Flux data

Available Data Downloads

Images, Maps, Spectra and SEDs

link to NED page

Infrared data

Radio data

Optical data

X-Ray data

Spitzer 70um DataPKS2250-41_files/2250_70um.fits
Spitzer 160um DataPKS2250-41_files/2250_160um.fits
ESO Optical spectraPKS2250-41_files/

Spitzer IRS spectra



Morganti et al. (1993)


Optical spectrum taken with ESO telescopes.

Tadhunter et al. (1993)


Spitzer IRS spectra

Dicken et al. (in preperation)

Spitzer 24um DataPKS2250-41_files/2250_24um.fits


Spitzer MIPS infrared photometric observations. Left to right: 24 microns, 70 microns and 160 microns (when available). FOV are 5x5 arcmins for 24 microns, 5x2.5 arcmins for 70 microns and 0.5x5 arcmins for 160 microns.

Dicken et al. (2008)

Next objectPKS2314+03.html
Frequency       Flux      Units	                Reference                
5GHz	         1.27        Jy                        Morganti et al. (1993)
[OIII] λ5007      -13.80      Log erg/cm2/s     Tadhunter et al. (1993)
15GHz core       <1.9        mJy                	Dicken et al. (2008)
22 GHz core      <1.1        mJy	                 Dicken et al. (2008)
24 microns	11.6        mJy	                 Dicken et al. (2008)
70 microns	22.0        mJy	                 Dicken et al. (2008)
160 microns	<27.6      mJy	                 Dicken et al. (2008)
X-ray            	-	        -	                 -

Other name:


RA (j2000):

Dec (j2000):

Optical class:

Radio Class:

Gemini imagePKS2250-41_files/p2250.fits


22 53 03.16

-40 57 46.2





K-band SOFI (2.2 microns) image. 20x20 arcsecs.

Inskip et al. (2010)



SOFI K-band dataPKS2250-41_files/out_2250.fits


Gemini GMOS-S Unsharp mask image

Ramos Almeida et al. (2011a)

Gemini/GMOS-S: median filtered image




    This NLRG/FRII shows a bright emission line arc that appears to enshroud the radio lobe to the west of the nucleus of the galaxy (Tadhunter et al. 1994). Spectroscopic studies of the ionization state and emission line kinematics of this arc provide some of the best evidence that the extended emission line gas along the radio axes of some radio galaxies is shock ionized (Clark et al. 1997, Villar-Martin et al. 1998).

    The continuum properties of PKS2250-41 have been discussed in detail by Shaw et al. (1995) and Dickson et al. (1995). Its optical spectrum shows only narrow emission lines, but it is significantly polarized in the UV with the polarization E-vector close to the perpendicular to the UV structural axis. The relatively high intrinsic polarization suggests that scattered AGN light makes a substantial contribution to the UV excess in the nuclear regions.

   Inskip et al. (2008) present the results of a multi-wavelength study of PKS2250−41, in which integral field and long-slit spectroscopy obtained using VIMOS and FORS1 on the VLT, and archival Hubble Space Telescope optical imaging observations are used to study the morphology, kinematics and ionization state of the extended emission-line region (EELR) surrounding this source, and also a companion galaxy at a similar redshift. Near-infrared imaging observations obtained using the New Technology Telescope are also used to analyse the underlying galaxy morphologies. The EELR displays a complex variety of different gas kinematics and ionization states, consistent with a mixture of radio source shocks and AGN photoionization.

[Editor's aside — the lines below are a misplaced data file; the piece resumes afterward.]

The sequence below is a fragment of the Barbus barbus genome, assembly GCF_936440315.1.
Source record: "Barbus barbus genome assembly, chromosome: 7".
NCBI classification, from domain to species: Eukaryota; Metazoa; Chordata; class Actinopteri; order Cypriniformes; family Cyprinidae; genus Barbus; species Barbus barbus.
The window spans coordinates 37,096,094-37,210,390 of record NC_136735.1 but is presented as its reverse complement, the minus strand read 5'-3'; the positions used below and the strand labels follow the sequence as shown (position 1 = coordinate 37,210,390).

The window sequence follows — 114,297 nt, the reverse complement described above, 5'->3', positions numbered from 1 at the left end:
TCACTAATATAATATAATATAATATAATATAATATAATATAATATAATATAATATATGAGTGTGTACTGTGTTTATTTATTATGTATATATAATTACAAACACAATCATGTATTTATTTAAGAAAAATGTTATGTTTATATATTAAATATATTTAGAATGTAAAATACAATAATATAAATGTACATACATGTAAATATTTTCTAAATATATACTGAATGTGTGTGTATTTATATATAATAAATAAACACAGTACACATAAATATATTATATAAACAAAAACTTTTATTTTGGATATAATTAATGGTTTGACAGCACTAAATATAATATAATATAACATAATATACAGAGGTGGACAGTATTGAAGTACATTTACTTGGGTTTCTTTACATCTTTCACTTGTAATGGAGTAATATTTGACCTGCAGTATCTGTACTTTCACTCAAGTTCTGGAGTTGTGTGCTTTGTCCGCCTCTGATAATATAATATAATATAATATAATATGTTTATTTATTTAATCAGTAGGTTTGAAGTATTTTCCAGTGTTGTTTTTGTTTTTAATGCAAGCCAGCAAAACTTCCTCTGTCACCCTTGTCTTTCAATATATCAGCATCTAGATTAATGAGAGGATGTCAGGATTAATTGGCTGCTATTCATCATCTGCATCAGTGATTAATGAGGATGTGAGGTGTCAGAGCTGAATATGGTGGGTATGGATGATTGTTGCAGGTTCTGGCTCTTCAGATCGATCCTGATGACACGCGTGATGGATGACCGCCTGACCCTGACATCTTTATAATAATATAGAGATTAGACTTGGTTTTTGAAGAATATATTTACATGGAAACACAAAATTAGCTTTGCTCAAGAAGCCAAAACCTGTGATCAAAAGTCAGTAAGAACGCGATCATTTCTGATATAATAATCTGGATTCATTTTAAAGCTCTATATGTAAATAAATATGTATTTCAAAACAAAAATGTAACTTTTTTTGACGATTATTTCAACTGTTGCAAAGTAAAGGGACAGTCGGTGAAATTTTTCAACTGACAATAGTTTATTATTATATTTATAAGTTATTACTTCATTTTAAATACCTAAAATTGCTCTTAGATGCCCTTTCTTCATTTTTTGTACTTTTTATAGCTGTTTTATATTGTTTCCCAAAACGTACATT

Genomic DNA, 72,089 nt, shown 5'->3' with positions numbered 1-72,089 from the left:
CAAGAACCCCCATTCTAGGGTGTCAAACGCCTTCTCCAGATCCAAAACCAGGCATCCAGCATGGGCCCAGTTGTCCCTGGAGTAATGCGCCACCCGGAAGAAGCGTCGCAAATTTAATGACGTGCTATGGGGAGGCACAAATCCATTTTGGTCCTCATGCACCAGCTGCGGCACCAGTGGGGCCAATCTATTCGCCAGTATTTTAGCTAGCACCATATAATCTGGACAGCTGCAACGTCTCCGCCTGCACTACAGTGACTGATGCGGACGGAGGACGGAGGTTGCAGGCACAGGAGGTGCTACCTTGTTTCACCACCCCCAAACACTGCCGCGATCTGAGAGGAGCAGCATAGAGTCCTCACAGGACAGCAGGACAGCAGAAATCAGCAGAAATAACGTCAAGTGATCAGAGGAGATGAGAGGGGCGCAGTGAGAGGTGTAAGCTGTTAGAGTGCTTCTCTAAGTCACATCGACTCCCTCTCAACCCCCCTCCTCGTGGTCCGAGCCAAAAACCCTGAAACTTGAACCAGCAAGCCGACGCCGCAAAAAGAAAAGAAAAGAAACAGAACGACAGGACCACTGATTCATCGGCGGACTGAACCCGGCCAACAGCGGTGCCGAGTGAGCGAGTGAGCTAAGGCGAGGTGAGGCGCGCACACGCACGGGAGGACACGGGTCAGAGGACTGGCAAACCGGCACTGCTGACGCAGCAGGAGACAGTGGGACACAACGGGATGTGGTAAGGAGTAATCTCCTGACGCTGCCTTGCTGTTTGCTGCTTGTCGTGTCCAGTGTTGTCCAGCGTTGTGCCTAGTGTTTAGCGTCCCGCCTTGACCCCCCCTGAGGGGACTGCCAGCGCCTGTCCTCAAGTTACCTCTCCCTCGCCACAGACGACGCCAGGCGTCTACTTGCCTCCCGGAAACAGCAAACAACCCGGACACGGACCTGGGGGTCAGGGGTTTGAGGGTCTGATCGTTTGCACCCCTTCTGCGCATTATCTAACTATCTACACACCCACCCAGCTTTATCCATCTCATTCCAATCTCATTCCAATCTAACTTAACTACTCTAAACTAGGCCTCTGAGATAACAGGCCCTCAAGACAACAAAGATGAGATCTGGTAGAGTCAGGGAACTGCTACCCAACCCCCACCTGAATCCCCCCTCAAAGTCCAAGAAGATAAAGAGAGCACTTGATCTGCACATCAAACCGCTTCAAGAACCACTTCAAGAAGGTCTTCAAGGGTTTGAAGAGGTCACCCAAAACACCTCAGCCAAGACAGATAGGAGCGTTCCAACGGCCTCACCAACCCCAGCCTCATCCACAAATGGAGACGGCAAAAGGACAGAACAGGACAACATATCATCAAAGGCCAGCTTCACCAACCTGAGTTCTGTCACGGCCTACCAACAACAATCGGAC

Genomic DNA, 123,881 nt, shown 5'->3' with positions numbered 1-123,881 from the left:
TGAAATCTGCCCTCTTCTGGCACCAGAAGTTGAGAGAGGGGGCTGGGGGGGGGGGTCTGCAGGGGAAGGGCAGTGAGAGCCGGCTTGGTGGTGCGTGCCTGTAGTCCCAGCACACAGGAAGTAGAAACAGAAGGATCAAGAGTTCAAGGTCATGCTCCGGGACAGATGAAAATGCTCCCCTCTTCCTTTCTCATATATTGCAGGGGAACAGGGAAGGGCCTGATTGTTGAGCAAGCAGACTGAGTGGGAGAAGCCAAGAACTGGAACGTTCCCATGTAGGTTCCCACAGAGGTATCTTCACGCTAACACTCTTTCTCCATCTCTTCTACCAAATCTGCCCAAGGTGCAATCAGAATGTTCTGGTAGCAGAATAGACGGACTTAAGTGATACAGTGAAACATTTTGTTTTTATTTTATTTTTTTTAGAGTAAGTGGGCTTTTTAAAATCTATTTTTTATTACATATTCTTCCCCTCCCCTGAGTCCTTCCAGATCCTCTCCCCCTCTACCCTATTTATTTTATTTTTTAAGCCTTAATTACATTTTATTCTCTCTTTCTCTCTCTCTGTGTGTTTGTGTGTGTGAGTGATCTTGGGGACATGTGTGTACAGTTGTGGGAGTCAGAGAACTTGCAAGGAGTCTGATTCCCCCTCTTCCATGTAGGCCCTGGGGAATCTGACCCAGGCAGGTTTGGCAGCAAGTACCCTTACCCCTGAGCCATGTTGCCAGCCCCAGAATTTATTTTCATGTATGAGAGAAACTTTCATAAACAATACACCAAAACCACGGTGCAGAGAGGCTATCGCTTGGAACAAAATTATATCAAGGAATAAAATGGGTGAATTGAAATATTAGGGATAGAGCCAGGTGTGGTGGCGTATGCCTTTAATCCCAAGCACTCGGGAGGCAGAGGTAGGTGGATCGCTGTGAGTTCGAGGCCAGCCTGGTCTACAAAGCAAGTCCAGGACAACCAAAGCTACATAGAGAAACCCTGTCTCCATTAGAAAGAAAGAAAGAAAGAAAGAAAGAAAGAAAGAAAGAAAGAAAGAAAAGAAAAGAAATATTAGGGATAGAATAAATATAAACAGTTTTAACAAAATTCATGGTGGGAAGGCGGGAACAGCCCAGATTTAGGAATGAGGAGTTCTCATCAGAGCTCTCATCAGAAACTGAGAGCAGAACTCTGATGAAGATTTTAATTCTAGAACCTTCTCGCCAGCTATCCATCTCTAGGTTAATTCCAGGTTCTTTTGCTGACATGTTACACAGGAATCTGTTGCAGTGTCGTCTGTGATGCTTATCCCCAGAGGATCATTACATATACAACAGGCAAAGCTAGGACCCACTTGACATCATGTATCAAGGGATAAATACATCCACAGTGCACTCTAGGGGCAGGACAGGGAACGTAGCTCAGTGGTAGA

The radio galaxy is likely to lie within a group environment, and is plausibly undergoing interactions with one or more other objects. The disc-like galaxy 47kpc to the northeast of the nucleus lies at a similar redshift to the radio galaxy itself, and has its major axis position angle aligned with the filamentary continuum and line emission extending outwards from the radio galaxy (Inskip et al. 2008). This filamentary structure is most plausibly interpreted as a tidal structure associated with an interaction involving the radio source host galaxy and the aligned companion galaxy to the north-east; this encounter may have potentially triggered the current epoch of radio source activity. Our emission-line-free i′-band GMOS-S image reveals a faint bridge linking the PKS2250-41 host with this NE companion, and a shorter one linking the radio galaxy with the smaller galaxy at 27 kpc towards the SW (Ramos Almeida et al. 2011a). Finally, it is possible to distinguish a faint arc-like tail extending to the west from the small galaxy companion and a fan towards the east of the radio galaxy. Overall, PKS2250−41 displays some of the best evidence that radio source activity can be triggered in galaxy encounters in groups of galaxies.

    5 GHz ATCA radio map


Spectral energy distribution.  The blue solid line is fitted to the data from 109 to 1010 Hz. Extrapolating this line from the radio to the infrared SED tests whether non-thermal synchrotron emission from the lobes can contaminate the Spitzer mid-infrared flux. In this case the lobes emission lies out of the Spitzer beam so cannot contaminate the Spitzer data.  The weak, flat spectrum, non-thermal radio core emission is also not likely to contaminate the Spitzer infrared flux data for this object.

Dicken et al. (2008)